Few have shown greater bravery than the first responders who rushed to the World Trade Center after the 9/11 attacks. A new plan to add an additional memorial to the broader 9/11 Memorial will give these brave men and women the recognition they deserve.
The new memorial will consist of ceremonial mounds along a walking path, which extends all the way to the Survivor Tree. Steel that was recovered from the World Trade Center after the attacks will be built into the mounds. Visitors will have the opportunity to touch this steel as they pass through the memorial.
While the project honors all first responders, it is specifically devoted to those who contracted health problems as a result of their service. The attacks released toxic dust and harmful fumes into the air. First responders then breathed these toxins in for long periods of time, causing serious lung damage and raising their risk of everything from breathing trouble to acid reflux to various cancers to black lung disease. Dozens of these heroes have died, while hundreds more developed severe chronic health issues that affect them to this day.
Recognizing first responders in the 9/11 Memorial is part of a broader state and national effort to provide justice and support for all who risked their lives for their country after the attacks. These efforts also include a recent bipartisan bill introduced in the New York Legislature that would provide all first responders in New York State with unlimited sick leave; they can use this to access treatments for health issues caused by the work they did following 9/11. This bill comes after another law passed last year that granted unlimited sick leave to public employees who were 9/11 first responders, even if they worked for public agencies outside of the city.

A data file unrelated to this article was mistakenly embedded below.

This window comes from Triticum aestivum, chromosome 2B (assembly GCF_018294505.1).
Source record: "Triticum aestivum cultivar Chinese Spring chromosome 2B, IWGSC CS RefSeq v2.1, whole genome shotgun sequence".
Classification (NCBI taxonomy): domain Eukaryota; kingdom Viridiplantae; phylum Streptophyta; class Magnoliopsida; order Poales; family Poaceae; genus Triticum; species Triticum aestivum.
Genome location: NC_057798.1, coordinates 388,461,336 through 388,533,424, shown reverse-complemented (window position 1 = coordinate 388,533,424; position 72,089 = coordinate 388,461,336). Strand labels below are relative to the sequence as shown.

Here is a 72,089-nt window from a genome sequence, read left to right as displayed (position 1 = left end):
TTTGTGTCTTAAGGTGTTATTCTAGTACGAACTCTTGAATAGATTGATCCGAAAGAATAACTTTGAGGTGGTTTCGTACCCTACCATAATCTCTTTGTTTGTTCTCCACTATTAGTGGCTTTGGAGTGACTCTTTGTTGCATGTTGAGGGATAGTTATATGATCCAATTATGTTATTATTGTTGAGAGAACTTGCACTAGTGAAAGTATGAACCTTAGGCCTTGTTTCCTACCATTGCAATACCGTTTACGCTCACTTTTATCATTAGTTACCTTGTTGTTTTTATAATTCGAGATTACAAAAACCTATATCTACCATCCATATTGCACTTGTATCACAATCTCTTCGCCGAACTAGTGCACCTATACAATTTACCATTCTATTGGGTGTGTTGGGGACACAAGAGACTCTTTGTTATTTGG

The memorial and related efforts have attracted support from celebrities and advocates throughout New York and the rest of the country. Comedian Jon Stewart, who has long advocated for first responders, spoke at the event where this plan was unveiled. He expressed hope that “this will become a place of solace, a place of belonging, and a place of gathering where you can experience the comfort of each other’s company and the knowledge that this story will be told indelibly, in stone.”
Barasch & McGarry supports this new memorial and all other initiatives to honor and aid 9/11 first responders. As the law firm that advocated for James Zadroga, a New York City Police Detective who developed black lung during cleanup and rescue operations on 9/11, we fully understand the bravery of first responders as well as the importance of giving them the support they need. We look forward to learning more about the memorial as plans are developed further, and await the day it is complete.
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